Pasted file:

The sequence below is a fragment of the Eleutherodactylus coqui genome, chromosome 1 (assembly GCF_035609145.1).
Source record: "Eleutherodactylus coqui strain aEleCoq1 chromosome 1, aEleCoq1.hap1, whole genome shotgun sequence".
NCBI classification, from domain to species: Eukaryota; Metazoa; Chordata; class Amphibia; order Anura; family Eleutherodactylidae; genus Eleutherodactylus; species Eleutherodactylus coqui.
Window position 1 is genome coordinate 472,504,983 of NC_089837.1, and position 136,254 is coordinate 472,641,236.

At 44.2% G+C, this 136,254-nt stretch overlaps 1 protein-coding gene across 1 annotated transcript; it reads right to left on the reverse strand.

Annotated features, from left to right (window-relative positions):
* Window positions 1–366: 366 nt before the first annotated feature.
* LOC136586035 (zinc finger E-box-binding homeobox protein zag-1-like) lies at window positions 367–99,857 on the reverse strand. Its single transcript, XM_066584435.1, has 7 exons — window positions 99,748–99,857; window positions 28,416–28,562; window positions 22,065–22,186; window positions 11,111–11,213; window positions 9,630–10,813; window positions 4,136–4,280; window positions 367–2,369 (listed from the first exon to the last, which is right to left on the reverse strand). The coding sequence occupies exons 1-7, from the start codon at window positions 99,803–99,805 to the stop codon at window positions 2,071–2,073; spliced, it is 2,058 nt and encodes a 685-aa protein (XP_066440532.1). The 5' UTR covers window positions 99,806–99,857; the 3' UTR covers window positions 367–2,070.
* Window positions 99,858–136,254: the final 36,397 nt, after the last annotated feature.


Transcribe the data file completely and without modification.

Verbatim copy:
The sequence below is a fragment of the Eleutherodactylus coqui genome, chromosome 1 (assembly GCF_035609145.1).
Source record: "Eleutherodactylus coqui strain aEleCoq1 chromosome 1, aEleCoq1.hap1, whole genome shotgun sequence".
NCBI classification, from domain to species: Eukaryota; Metazoa; Chordata; class Amphibia; order Anura; family Eleutherodactylidae; genus Eleutherodactylus; species Eleutherodactylus coqui.
Window position 1 is genome coordinate 472,504,983 of NC_089837.1, and position 136,254 is coordinate 472,641,236.

At 44.2% G+C, this 136,254-nt stretch overlaps 1 protein-coding gene across 1 annotated transcript; it reads right to left on the reverse strand.

Annotated features, from left to right (window-relative positions):
* Window positions 1–366: 366 nt before the first annotated feature.
* LOC136586035 (zinc finger E-box-binding homeobox protein zag-1-like) lies at window positions 367–99,857 on the reverse strand. Its single transcript, XM_066584435.1, has 7 exons — window positions 99,748–99,857; window positions 28,416–28,562; window positions 22,065–22,186; window positions 11,111–11,213; window positions 9,630–10,813; window positions 4,136–4,280; window positions 367–2,369 (listed from the first exon to the last, which is right to left on the reverse strand). The coding sequence occupies exons 1-7, from the start codon at window positions 99,803–99,805 to the stop codon at window positions 2,071–2,073; spliced, it is 2,058 nt and encodes a 685-aa protein (XP_066440532.1). The 5' UTR covers window positions 99,806–99,857; the 3' UTR covers window positions 367–2,070.
* Window positions 99,858–136,254: the final 36,397 nt, after the last annotated feature.